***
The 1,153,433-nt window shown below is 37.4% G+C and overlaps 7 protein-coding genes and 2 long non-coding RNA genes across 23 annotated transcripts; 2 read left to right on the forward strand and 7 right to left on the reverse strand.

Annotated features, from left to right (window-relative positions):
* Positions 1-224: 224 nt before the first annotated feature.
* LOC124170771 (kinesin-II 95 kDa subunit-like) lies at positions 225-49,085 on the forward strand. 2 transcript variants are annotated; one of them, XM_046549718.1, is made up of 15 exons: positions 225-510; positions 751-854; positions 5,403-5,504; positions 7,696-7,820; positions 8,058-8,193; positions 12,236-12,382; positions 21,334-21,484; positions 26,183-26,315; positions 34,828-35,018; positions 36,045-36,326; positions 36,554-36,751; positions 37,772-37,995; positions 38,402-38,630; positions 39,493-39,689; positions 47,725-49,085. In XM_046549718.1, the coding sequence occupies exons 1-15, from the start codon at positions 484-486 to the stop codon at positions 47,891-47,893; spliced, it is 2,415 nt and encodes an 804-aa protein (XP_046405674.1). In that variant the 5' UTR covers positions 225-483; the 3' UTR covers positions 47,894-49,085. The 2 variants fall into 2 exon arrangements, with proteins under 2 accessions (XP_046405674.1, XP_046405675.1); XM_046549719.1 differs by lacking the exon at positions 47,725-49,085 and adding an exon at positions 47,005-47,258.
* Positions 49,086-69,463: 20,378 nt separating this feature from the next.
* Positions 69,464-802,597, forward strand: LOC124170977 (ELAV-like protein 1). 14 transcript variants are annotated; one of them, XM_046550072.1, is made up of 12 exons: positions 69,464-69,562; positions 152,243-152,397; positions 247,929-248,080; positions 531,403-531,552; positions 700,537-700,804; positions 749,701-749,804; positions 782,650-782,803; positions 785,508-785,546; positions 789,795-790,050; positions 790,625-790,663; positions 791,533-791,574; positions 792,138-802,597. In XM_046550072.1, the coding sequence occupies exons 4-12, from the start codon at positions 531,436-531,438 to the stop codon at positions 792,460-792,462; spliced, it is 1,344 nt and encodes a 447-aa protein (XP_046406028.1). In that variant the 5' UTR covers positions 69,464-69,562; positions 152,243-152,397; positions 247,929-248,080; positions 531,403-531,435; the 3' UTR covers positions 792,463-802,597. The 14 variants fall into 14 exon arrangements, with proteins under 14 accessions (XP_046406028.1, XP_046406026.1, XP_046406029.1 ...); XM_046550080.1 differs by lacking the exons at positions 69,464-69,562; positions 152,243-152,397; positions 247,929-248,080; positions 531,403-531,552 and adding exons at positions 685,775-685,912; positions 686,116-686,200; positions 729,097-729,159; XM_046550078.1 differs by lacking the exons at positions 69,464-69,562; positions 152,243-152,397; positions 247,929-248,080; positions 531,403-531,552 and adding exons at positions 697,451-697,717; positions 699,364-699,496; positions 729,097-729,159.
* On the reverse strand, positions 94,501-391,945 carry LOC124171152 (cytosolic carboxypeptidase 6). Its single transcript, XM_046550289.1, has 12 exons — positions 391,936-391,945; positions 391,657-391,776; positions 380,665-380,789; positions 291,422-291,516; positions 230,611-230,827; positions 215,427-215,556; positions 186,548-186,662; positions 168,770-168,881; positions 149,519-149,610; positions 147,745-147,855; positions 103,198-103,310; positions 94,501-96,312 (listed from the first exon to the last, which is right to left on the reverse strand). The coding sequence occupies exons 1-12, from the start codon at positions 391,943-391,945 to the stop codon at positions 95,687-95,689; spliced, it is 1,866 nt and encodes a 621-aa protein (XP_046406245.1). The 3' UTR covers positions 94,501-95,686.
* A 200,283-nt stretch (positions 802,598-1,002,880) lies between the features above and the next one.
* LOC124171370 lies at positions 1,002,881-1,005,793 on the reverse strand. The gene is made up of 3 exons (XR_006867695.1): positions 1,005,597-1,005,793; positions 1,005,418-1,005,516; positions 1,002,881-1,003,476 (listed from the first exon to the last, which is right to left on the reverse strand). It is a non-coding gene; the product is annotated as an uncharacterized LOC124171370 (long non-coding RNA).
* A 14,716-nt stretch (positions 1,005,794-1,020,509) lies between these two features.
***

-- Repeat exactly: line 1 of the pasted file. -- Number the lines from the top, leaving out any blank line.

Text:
The 1,153,433-nt window shown below is 37.4% G+C and overlaps 7 protein-coding genes and 2 long non-coding RNA genes across 23 annotated transcripts; 2 read left to right on the forward strand and 7 right to left on the reverse strand.